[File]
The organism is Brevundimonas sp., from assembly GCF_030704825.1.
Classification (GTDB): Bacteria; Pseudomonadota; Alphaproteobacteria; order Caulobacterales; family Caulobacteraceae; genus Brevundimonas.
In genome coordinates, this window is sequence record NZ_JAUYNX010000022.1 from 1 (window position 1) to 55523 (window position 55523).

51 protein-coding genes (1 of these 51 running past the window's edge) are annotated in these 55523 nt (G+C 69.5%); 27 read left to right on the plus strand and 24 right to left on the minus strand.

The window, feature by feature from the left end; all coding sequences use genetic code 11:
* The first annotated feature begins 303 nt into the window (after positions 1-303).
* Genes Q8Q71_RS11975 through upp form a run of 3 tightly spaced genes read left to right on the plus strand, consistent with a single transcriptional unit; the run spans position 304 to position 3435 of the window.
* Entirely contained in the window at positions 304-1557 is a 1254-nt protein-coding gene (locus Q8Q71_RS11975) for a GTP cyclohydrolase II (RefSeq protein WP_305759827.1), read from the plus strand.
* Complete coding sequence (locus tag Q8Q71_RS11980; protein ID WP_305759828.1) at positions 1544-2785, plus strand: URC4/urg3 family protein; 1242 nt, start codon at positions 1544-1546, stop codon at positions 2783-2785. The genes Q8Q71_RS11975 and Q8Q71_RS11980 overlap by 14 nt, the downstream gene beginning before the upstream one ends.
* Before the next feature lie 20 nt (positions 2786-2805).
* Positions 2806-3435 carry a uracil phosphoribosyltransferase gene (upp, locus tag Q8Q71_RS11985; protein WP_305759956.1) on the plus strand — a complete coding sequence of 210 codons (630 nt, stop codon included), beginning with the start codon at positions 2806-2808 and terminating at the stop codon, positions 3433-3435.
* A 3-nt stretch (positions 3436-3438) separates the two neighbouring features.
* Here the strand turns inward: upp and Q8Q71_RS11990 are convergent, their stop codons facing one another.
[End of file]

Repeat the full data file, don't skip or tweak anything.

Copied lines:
The organism is Brevundimonas sp., from assembly GCF_030704825.1.
Classification (GTDB): Bacteria; Pseudomonadota; Alphaproteobacteria; order Caulobacterales; family Caulobacteraceae; genus Brevundimonas.
In genome coordinates, this window is sequence record NZ_JAUYNX010000022.1 from 1 (window position 1) to 55523 (window position 55523).

51 protein-coding genes (1 of these 51 running past the window's edge) are annotated in these 55523 nt (G+C 69.5%); 27 read left to right on the plus strand and 24 right to left on the minus strand.

The window, feature by feature from the left end; all coding sequences use genetic code 11:
* The first annotated feature begins 303 nt into the window (after positions 1-303).
* Genes Q8Q71_RS11975 through upp form a run of 3 tightly spaced genes read left to right on the plus strand, consistent with a single transcriptional unit; the run spans position 304 to position 3435 of the window.
* Entirely contained in the window at positions 304-1557 is a 1254-nt protein-coding gene (locus Q8Q71_RS11975) for a GTP cyclohydrolase II (RefSeq protein WP_305759827.1), read from the plus strand.
* Complete coding sequence (locus tag Q8Q71_RS11980; protein ID WP_305759828.1) at positions 1544-2785, plus strand: URC4/urg3 family protein; 1242 nt, start codon at positions 1544-1546, stop codon at positions 2783-2785. The genes Q8Q71_RS11975 and Q8Q71_RS11980 overlap by 14 nt, the downstream gene beginning before the upstream one ends.
* Before the next feature lie 20 nt (positions 2786-2805).
* Positions 2806-3435 carry a uracil phosphoribosyltransferase gene (upp, locus tag Q8Q71_RS11985; protein WP_305759956.1) on the plus strand — a complete coding sequence of 210 codons (630 nt, stop codon included), beginning with the start codon at positions 2806-2808 and terminating at the stop codon, positions 3433-3435.
* A 3-nt stretch (positions 3436-3438) separates the two neighbouring features.
* Here the strand turns inward: upp and Q8Q71_RS11990 are convergent, their stop codons facing one another.